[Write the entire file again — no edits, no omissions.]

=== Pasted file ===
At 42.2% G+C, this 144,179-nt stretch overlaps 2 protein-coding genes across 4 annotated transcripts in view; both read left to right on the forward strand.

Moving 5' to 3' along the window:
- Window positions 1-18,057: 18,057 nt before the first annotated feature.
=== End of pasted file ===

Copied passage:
At 42.2% G+C, this 144,179-nt stretch overlaps 2 protein-coding genes across 4 annotated transcripts in view; both read left to right on the forward strand.

Moving 5' to 3' along the window:
- Window positions 1-18,057: 18,057 nt before the first annotated feature.